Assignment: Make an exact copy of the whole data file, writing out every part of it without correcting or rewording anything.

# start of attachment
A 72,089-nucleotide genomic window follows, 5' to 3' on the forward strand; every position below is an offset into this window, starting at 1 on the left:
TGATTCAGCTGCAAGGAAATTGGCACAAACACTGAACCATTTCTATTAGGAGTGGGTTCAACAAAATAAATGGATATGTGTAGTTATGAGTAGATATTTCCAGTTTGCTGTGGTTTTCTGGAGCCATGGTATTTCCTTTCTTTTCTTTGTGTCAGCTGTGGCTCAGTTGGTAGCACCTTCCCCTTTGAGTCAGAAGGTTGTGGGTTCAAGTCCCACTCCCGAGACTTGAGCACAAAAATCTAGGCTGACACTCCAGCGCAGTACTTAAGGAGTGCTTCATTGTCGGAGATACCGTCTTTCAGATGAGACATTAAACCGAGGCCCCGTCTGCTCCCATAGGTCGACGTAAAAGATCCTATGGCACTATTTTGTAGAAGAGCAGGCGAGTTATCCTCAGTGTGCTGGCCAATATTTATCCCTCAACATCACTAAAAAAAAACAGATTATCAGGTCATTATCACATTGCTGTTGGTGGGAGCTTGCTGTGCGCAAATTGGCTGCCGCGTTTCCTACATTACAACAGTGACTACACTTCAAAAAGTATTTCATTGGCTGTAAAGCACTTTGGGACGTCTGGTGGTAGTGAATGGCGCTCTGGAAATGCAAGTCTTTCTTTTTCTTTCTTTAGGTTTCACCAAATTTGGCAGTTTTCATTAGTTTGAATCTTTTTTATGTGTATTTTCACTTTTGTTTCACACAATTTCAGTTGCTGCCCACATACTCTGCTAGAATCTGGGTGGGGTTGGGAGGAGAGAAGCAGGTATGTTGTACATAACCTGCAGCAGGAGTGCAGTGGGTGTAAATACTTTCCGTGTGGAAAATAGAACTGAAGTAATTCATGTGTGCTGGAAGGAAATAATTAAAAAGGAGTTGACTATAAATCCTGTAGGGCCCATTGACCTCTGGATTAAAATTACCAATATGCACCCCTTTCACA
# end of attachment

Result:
A 72,089-nucleotide genomic window follows, 5' to 3' on the forward strand; every position below is an offset into this window, starting at 1 on the left:
TGATTCAGCTGCAAGGAAATTGGCACAAACACTGAACCATTTCTATTAGGAGTGGGTTCAACAAAATAAATGGATATGTGTAGTTATGAGTAGATATTTCCAGTTTGCTGTGGTTTTCTGGAGCCATGGTATTTCCTTTCTTTTCTTTGTGTCAGCTGTGGCTCAGTTGGTAGCACCTTCCCCTTTGAGTCAGAAGGTTGTGGGTTCAAGTCCCACTCCCGAGACTTGAGCACAAAAATCTAGGCTGACACTCCAGCGCAGTACTTAAGGAGTGCTTCATTGTCGGAGATACCGTCTTTCAGATGAGACATTAAACCGAGGCCCCGTCTGCTCCCATAGGTCGACGTAAAAGATCCTATGGCACTATTTTGTAGAAGAGCAGGCGAGTTATCCTCAGTGTGCTGGCCAATATTTATCCCTCAACATCACTAAAAAAAAACAGATTATCAGGTCATTATCACATTGCTGTTGGTGGGAGCTTGCTGTGCGCAAATTGGCTGCCGCGTTTCCTACATTACAACAGTGACTACACTTCAAAAAGTATTTCATTGGCTGTAAAGCACTTTGGGACGTCTGGTGGTAGTGAATGGCGCTCTGGAAATGCAAGTCTTTCTTTTTCTTTCTTTAGGTTTCACCAAATTTGGCAGTTTTCATTAGTTTGAATCTTTTTTATGTGTATTTTCACTTTTGTTTCACACAATTTCAGTTGCTGCCCACATACTCTGCTAGAATCTGGGTGGGGTTGGGAGGAGAGAAGCAGGTATGTTGTACATAACCTGCAGCAGGAGTGCAGTGGGTGTAAATACTTTCCGTGTGGAAAATAGAACTGAAGTAATTCATGTGTGCTGGAAGGAAATAATTAAAAAGGAGTTGACTATAAATCCTGTAGGGCCCATTGACCTCTGGATTAAAATTACCAATATGCACCCCTTTCACA